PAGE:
This guide also complies with the new Fair Employment and Housing Council (FEHC) regulations on workplace harassment that went into effect in 2016. These regulations, available here, which required employers to distribute the DFEH- 185 brochure (available here) on sexual harassment to employees, now also require employers to prepare and distribute written anti-discrimination and harassment policies to all employees via hard copy, email, or the company intranet site, with an acknowledgment for for employees to sign, or by discussing the policy with a new employee upon hire or during a new hire orientation session. The written policy must list all the protected characteristics of individuals on which basis it is unlawful to discriminate or harass: race, religious creed, color, national origin, ancestry, physical disability, mental disability, medical condition, genetic information, marital status, sex, gender, gender identity, gender expression, age for individuals over forty years of age, military and veteran status, and sexual orientation.
Among other requirements, the new regulations also require employers to create an internal complaint process to ensure that complaints of harassment receive: (a) confidential treatment, to the extent possible; (b) timely responses; (c) timely and impartial investigations by qualified personnel; (d) documentation and tracking of progress; (e) appropriate remedial actions; and (f) timely closure. Notably, the regulations also mandate the employer to provide a complaint mechanism that enables an employee to complain to someone other than his or her immediate supervisor, such as a human resources manager, EEO officer, other designated company representative, or complaint hotline. The employer’s policy must clarify that employee will not be subjected to retaliation as a result of lodging a complaint or participating in an investigation. Furthermore, employers must translate and issue their anti-discrimination and harassment policies in each non-English language spoken by at least 10 percent of the workforce at any facility.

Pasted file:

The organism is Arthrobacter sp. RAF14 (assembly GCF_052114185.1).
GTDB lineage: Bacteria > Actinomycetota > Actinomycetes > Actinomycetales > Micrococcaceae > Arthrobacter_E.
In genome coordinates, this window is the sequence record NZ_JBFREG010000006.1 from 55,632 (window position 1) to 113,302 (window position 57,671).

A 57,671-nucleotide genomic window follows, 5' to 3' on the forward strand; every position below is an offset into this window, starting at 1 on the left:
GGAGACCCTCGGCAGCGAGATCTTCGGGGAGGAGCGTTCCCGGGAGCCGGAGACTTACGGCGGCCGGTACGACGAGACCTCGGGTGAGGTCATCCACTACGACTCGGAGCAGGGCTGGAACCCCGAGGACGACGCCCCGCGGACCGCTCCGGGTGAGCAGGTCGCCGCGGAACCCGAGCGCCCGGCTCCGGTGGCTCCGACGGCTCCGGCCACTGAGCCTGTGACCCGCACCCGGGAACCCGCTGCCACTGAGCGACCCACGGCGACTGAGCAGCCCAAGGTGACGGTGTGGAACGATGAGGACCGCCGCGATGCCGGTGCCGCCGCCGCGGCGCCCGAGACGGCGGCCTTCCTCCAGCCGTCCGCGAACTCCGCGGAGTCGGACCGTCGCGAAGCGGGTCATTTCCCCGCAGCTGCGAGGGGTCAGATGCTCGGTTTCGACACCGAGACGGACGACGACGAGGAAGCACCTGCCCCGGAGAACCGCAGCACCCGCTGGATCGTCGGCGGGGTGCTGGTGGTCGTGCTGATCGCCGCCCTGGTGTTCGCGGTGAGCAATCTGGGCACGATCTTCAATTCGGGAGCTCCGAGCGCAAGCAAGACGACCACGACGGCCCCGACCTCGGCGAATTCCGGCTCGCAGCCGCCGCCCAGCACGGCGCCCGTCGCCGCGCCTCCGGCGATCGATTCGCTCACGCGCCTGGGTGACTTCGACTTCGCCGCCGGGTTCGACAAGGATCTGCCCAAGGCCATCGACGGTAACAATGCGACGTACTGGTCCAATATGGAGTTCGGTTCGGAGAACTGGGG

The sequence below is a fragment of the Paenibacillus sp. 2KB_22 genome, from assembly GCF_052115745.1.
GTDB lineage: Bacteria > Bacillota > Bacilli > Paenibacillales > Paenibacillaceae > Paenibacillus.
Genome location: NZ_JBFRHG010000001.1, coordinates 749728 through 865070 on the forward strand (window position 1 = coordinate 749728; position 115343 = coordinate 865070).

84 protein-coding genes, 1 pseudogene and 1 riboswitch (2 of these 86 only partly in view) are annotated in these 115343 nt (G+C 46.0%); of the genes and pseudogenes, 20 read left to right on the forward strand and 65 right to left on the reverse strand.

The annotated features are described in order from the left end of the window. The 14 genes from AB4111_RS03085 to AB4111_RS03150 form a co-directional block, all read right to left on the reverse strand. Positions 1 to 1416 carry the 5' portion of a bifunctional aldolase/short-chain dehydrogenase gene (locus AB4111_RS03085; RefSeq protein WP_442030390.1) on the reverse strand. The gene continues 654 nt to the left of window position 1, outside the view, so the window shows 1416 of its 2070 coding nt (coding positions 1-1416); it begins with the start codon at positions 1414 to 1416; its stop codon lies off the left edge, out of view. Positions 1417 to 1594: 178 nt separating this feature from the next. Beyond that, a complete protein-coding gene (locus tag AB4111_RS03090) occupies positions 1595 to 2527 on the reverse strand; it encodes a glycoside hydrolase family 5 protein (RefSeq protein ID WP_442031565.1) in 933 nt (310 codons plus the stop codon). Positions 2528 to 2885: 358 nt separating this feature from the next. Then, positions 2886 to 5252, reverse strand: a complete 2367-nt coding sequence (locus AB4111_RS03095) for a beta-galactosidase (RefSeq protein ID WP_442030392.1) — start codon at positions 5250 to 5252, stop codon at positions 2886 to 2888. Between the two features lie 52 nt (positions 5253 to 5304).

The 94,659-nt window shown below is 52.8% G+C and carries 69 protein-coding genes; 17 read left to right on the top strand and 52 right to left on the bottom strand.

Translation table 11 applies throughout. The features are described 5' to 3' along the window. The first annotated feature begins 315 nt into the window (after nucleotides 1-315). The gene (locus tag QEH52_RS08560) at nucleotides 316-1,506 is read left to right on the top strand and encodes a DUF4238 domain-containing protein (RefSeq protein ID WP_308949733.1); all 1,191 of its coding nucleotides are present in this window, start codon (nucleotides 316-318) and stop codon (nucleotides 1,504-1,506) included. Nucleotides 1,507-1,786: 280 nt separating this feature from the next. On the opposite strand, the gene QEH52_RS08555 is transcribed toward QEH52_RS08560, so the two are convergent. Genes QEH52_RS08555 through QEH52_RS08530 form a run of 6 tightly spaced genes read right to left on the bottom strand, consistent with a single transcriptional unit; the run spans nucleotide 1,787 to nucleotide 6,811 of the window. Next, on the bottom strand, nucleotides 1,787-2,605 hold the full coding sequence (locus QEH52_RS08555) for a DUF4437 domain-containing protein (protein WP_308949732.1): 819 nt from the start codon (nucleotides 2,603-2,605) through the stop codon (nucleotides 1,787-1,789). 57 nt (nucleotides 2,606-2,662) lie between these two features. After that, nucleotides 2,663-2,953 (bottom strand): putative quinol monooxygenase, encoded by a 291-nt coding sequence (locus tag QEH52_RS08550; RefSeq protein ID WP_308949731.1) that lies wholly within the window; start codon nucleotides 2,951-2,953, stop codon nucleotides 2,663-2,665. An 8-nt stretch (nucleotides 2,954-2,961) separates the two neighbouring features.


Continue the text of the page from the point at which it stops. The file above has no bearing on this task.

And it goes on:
If they have not already done so, employers must review and update their anti-discrimination and harassment policies in light of California’s new regulations, distribute their policies (and the DFEH- 185 brochure), ensure proper complaint and investigation procedures are in place, and train their supervisors and human resources personnel on how to respond to complaints.
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